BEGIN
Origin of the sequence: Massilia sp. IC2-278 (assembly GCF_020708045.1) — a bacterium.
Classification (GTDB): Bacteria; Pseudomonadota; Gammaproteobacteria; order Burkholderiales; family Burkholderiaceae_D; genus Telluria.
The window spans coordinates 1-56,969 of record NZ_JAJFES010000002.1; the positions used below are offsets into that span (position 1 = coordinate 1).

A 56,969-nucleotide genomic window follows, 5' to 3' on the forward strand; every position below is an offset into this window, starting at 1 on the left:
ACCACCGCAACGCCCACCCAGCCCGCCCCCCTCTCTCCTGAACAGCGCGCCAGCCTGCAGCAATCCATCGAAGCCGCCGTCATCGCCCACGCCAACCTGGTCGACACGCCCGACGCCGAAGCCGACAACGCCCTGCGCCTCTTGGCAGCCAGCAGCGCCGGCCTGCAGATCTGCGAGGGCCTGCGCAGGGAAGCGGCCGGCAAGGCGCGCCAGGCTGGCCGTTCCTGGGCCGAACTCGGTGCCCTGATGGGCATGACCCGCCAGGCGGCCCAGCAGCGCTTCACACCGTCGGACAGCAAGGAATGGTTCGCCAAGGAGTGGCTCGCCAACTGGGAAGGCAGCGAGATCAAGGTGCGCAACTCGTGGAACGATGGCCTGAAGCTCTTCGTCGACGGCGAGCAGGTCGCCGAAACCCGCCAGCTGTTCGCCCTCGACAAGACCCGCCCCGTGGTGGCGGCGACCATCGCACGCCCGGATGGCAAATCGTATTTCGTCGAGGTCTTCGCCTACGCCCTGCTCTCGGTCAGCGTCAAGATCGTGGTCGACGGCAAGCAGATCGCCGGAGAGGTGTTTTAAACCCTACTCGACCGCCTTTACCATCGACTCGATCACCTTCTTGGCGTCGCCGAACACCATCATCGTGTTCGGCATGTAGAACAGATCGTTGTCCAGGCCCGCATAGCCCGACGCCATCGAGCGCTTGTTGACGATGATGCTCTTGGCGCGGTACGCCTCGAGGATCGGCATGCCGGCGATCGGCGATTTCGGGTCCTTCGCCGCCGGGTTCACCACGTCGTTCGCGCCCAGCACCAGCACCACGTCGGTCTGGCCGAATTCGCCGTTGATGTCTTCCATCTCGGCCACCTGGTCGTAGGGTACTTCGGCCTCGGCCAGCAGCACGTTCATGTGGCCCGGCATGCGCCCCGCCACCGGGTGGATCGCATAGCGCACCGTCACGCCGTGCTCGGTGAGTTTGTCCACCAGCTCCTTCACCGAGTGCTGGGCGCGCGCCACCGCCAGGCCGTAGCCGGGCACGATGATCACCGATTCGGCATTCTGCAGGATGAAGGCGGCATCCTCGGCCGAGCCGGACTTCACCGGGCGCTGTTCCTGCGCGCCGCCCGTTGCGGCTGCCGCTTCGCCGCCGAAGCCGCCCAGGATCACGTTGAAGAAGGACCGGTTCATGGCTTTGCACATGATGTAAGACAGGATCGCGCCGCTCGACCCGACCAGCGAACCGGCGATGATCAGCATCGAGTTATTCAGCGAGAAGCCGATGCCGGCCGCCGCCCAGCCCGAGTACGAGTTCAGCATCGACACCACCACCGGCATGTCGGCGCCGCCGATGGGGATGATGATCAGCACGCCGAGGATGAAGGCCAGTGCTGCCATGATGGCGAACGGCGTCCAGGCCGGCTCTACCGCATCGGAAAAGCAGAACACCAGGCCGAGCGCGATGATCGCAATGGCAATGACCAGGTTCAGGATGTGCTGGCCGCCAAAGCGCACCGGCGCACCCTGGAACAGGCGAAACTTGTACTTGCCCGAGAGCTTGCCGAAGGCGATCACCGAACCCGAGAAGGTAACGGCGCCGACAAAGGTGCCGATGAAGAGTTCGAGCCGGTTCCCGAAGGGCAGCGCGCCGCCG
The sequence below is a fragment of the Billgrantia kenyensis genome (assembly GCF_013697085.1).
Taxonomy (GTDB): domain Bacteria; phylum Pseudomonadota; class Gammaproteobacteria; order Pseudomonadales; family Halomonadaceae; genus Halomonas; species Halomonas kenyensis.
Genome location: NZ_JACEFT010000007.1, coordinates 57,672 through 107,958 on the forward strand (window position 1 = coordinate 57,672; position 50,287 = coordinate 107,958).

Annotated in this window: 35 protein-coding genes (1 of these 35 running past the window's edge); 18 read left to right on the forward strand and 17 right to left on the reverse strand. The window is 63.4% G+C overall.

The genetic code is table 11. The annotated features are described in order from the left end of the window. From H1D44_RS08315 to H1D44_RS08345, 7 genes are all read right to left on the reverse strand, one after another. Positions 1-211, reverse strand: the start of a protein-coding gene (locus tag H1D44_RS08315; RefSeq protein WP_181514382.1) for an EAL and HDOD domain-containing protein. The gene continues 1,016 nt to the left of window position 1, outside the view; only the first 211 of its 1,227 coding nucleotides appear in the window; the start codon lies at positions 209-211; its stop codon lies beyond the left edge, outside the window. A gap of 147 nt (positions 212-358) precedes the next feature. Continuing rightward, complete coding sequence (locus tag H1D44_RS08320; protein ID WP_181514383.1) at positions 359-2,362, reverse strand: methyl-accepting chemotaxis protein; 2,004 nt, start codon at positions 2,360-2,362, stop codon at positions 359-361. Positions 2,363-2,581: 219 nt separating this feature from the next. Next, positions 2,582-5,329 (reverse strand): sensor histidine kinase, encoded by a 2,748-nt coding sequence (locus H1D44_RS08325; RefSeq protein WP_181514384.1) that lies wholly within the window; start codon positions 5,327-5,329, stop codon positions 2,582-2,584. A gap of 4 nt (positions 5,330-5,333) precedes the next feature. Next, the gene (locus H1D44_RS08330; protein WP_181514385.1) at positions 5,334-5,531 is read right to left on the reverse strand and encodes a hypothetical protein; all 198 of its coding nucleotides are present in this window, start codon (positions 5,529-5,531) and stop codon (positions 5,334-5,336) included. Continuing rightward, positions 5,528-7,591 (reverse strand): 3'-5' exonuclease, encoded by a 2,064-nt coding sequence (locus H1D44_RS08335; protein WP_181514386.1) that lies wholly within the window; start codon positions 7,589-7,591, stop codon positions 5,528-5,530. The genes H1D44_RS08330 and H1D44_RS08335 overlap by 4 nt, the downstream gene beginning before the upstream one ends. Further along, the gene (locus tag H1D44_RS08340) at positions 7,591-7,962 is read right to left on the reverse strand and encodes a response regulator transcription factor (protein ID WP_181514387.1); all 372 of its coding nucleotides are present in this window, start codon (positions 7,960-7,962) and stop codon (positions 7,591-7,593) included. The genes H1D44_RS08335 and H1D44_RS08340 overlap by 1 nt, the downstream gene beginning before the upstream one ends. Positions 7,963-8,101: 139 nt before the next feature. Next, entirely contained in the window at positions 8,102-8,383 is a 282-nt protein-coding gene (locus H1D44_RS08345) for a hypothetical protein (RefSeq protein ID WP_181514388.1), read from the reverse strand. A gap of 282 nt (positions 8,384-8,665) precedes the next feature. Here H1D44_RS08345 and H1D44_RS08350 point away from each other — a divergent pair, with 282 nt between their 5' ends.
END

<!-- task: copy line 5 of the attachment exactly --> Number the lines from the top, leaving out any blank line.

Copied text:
ACCACCGCAACGCCCACCCAGCCCGCCCCCCTCTCTCCTGAACAGCGCGCCAGCCTGCAGCAATCCATCGAAGCCGCCGTCATCGCCCACGCCAACCTGGTCGACACGCCCGACGCCGAAGCCGACAACGCCCTGCGCCTCTTGGCAGCCAGCAGCGCCGGCCTGCAGATCTGCGAGGGCCTGCGCAGGGAAGCGGCCGGCAAGGCGCGCCAGGCTGGCCGTTCCTGGGCCGAACTCGGTGCCCTGATGGGCATGACCCGCCAGGCGGCCCAGCAGCGCTTCACACCGTCGGACAGCAAGGAATGGTTCGCCAAGGAGTGGCTCGCCAACTGGGAAGGCAGCGAGATCAAGGTGCGCAACTCGTGGAACGATGGCCTGAAGCTCTTCGTCGACGGCGAGCAGGTCGCCGAAACCCGCCAGCTGTTCGCCCTCGACAAGACCCGCCCCGTGGTGGCGGCGACCATCGCACGCCCGGATGGCAAATCGTATTTCGTCGAGGTCTTCGCCTACGCCCTGCTCTCGGTCAGCGTCAAGATCGTGGTCGACGGCAAGCAGATCGCCGGAGAGGTGTTTTAAACCCTACTCGACCGCCTTTACCATCGACTCGATCACCTTCTTGGCGTCGCCGAACACCATCATCGTGTTCGGCATGTAGAACAGATCGTTGTCCAGGCCCGCATAGCCCGACGCCATCGAGCGCTTGTTGACGATGATGCTCTTGGCGCGGTACGCCTCGAGGATCGGCATGCCGGCGATCGGCGATTTCGGGTCCTTCGCCGCCGGGTTCACCACGTCGTTCGCGCCCAGCACCAGCACCACGTCGGTCTGGCCGAATTCGCCGTTGATGTCTTCCATCTCGGCCACCTGGTCGTAGGGTACTTCGGCCTCGGCCAGCAGCACGTTCATGTGGCCCGGCATGCGCCCCGCCACCGGGTGGATCGCATAGCGCACCGTCACGCCGTGCTCGGTGAGTTTGTCCACCAGCTCCTTCACCGAGTGCTGGGCGCGCGCCACCGCCAGGCCGTAGCCGGGCACGATGATCACCGATTCGGCATTCTGCAGGATGAAGGCGGCATCCTCGGCCGAGCCGGACTTCACCGGGCGCTGTTCCTGCGCGCCGCCCGTTGCGGCTGCCGCTTCGCCGCCGAAGCCGCCCAGGATCACGTTGAAGAAGGACCGGTTCATGGCTTTGCACATGATGTAAGACAGGATCGCGCCGCTCGACCCGACCAGCGAACCGGCGATGATCAGCATCGAGTTATTCAGCGAGAAGCCGATGCCGGCCGCCGCCCAGCCCGAGTACGAGTTCAGCATCGACACCACCACCGGCATGTCGGCGCCGCCGATGGGGATGATGATCAGCACGCCGAGGATGAAGGCCAGTGCTGCCATGATGGCGAACGGCGTCCAGGCCGGCTCTACCGCATCGGAAAAGCAGAACACCAGGCCGAGCGCGATGATCGCAATGGCAATGACCAGGTTCAGGATGTGCTGGCCGCCAAAGCGCACCGGCGCACCCTGGAACAGGCGAAACTTGTACTTGCCCGAGAGCTTGCCGAAGGCGATCACCGAACCCGAGAAGGTAACGGCGCCGACAAAGGTGCCGATGAAGAGTTCGAGCCGGTTCCCGAAGGGCAGCGCGCCGCCG